SAWT BEIRUT INTERNATIONAL

| 7 July 2022, Thursday |

Rising cost of living sparks massive protests in UK and Ireland

Thousands of demonstrators marched through London on Saturday, accusing the government of failing to address the UK’s fast rising cost of living. Similar marches were held in a number of Irish cities, where communities are confronting similar challenges.

Demonstrators marched from Portland Place to Parliament Square in London, where Trade Unions Congress (TUC) leader Frances O’Grady blamed growing expenses and wage stagnation on decades of austerity policies.

The TUC claims that the average British worker has lost £11,800 ($14,426) in real earnings since 2008, as pay has not risen to match inflation.

The protest drew a diverse crowd, including Labour Party supporters, communists and climate activists, the latter group holding signs demanding the government insulate houses across Britain to offset “fuel poverty.” Fuel costs have risen dramatically in the UK since Prime Minister Boris Johnson voluntarily cut Britain off from Russian oil and gas imports after Moscow launched its military operation in Ukraine in February.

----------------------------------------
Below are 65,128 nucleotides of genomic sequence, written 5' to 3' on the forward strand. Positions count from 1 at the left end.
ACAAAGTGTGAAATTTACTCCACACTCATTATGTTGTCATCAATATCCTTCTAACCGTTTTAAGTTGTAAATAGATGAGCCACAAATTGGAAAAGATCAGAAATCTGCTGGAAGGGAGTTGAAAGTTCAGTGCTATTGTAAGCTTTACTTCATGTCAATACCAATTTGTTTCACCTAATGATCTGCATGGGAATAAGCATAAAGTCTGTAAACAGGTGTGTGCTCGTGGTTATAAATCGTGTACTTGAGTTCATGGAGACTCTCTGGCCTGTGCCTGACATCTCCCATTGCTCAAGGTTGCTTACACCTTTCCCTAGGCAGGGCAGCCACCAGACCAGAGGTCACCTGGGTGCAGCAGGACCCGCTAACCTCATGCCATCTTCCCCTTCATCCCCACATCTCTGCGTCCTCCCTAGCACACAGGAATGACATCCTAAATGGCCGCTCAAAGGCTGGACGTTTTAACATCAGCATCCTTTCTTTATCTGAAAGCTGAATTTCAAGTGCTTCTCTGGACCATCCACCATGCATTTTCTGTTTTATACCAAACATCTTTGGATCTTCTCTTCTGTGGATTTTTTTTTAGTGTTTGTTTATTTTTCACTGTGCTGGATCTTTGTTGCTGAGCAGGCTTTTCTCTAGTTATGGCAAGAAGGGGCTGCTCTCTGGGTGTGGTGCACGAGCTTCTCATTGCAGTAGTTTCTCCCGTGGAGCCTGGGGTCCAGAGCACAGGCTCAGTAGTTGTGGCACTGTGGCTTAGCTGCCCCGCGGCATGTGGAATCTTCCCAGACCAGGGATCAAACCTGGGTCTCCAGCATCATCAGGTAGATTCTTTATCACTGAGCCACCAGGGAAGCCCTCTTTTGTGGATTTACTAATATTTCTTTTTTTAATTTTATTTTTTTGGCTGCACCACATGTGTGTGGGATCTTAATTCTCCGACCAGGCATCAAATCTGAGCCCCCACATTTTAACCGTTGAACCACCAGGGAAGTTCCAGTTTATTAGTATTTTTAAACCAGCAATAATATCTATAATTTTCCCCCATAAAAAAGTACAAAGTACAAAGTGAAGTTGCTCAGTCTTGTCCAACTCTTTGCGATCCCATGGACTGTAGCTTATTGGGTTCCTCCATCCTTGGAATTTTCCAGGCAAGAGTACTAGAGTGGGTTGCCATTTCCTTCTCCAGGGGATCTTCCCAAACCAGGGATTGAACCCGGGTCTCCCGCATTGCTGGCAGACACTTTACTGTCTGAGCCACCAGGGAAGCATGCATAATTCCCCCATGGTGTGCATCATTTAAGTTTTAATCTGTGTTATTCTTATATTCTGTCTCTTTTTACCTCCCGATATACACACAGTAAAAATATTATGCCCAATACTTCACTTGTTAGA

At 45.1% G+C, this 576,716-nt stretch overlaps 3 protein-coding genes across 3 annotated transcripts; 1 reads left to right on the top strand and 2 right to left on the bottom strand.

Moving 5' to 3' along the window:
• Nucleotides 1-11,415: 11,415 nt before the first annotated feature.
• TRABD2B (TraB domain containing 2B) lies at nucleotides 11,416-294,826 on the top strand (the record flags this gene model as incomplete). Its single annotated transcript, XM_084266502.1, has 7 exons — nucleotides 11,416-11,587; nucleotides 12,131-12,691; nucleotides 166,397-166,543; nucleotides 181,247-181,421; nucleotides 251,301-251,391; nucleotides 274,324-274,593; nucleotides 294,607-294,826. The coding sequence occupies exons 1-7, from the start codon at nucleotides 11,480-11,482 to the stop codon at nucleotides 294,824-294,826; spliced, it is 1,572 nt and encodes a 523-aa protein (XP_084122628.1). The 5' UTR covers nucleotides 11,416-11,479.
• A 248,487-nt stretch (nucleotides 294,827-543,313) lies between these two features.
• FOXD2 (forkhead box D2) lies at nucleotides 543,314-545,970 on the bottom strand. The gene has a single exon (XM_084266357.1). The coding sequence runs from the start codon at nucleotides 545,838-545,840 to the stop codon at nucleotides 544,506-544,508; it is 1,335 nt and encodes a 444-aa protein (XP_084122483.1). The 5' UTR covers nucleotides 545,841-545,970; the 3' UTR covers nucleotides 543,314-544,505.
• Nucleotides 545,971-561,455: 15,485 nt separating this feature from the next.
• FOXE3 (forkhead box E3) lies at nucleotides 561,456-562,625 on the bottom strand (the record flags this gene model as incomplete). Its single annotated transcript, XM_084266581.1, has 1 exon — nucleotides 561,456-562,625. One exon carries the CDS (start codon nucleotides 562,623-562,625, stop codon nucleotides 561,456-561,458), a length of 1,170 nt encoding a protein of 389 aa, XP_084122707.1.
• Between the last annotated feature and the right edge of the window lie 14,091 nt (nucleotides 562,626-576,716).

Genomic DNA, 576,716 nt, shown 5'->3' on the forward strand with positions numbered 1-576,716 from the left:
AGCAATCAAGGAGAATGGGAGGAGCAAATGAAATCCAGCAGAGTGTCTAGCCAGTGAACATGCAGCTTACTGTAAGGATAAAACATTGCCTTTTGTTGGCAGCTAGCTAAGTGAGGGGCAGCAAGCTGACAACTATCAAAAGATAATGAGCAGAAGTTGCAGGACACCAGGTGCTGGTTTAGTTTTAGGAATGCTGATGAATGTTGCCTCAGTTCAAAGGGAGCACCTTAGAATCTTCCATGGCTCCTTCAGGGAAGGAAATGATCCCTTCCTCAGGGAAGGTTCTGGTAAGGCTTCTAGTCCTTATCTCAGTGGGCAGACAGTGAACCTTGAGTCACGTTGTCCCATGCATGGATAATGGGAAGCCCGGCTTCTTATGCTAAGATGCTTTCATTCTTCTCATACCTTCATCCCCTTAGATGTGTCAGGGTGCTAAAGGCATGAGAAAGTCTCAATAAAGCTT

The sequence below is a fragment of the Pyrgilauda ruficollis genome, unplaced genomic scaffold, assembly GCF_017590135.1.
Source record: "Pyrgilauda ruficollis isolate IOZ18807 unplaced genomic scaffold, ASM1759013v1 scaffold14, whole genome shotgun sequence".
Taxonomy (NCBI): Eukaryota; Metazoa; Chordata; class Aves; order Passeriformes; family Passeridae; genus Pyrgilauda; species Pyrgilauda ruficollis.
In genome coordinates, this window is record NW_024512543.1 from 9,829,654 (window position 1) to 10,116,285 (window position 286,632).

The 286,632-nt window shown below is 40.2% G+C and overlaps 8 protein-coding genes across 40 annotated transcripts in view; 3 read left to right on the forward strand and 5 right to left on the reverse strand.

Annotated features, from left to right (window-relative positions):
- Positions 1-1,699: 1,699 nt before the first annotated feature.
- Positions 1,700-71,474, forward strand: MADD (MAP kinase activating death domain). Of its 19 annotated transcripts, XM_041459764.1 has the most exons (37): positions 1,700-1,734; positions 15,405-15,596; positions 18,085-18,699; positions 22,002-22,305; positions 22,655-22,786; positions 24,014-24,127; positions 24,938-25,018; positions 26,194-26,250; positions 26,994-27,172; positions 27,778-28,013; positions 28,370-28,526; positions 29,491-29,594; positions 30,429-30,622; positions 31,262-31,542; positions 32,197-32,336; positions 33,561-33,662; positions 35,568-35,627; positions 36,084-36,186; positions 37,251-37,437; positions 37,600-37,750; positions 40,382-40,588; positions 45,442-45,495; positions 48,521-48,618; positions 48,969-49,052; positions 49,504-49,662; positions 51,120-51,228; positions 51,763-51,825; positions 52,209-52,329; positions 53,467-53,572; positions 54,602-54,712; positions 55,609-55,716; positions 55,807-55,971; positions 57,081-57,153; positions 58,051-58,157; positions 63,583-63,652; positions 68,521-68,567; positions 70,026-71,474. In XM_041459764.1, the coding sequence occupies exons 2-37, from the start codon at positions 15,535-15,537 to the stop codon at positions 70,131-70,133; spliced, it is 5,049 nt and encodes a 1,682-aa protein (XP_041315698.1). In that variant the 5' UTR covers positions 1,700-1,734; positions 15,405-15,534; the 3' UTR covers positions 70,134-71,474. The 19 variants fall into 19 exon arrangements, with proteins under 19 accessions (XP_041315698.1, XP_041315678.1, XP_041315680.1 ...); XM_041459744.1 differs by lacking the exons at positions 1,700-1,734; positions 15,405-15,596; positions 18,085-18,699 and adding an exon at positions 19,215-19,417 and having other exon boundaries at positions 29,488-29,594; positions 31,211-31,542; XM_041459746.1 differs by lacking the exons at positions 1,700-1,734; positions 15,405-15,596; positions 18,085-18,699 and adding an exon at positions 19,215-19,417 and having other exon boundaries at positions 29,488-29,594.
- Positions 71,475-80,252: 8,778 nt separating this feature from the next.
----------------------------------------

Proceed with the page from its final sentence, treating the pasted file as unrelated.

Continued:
Britons are now paying more for petrol and diesel than ever before. This comes as inflation reached a 40-year high of 9% in April, while food prices alone are predicted to spike by 15% this summer. Meanwhile, a recent report states that household disposable income will drop at the fastest rate since record-keeping began in the 1950s, and Brits will experience the steepest decline in living standards since 1956, according to the Office for Budget Responsibility.

Among the demonstrators was a sizable contingent of National Union of Rail, Maritime and Transport workers, who brought a marching band. The union had announced earlier on Saturday that it would hold the largest London Underground strikes in 30 years next week, after negotiations failed with the metro network’s operator over pay and benefits.

Simultaneous protests were organized in multiple Irish cities, including Dublin, Galway and Cork. Food and fuel prices have also been rising in Ireland, with the country also experiencing a housing shortage and homelessness crisis.

 

    Source:
  • RT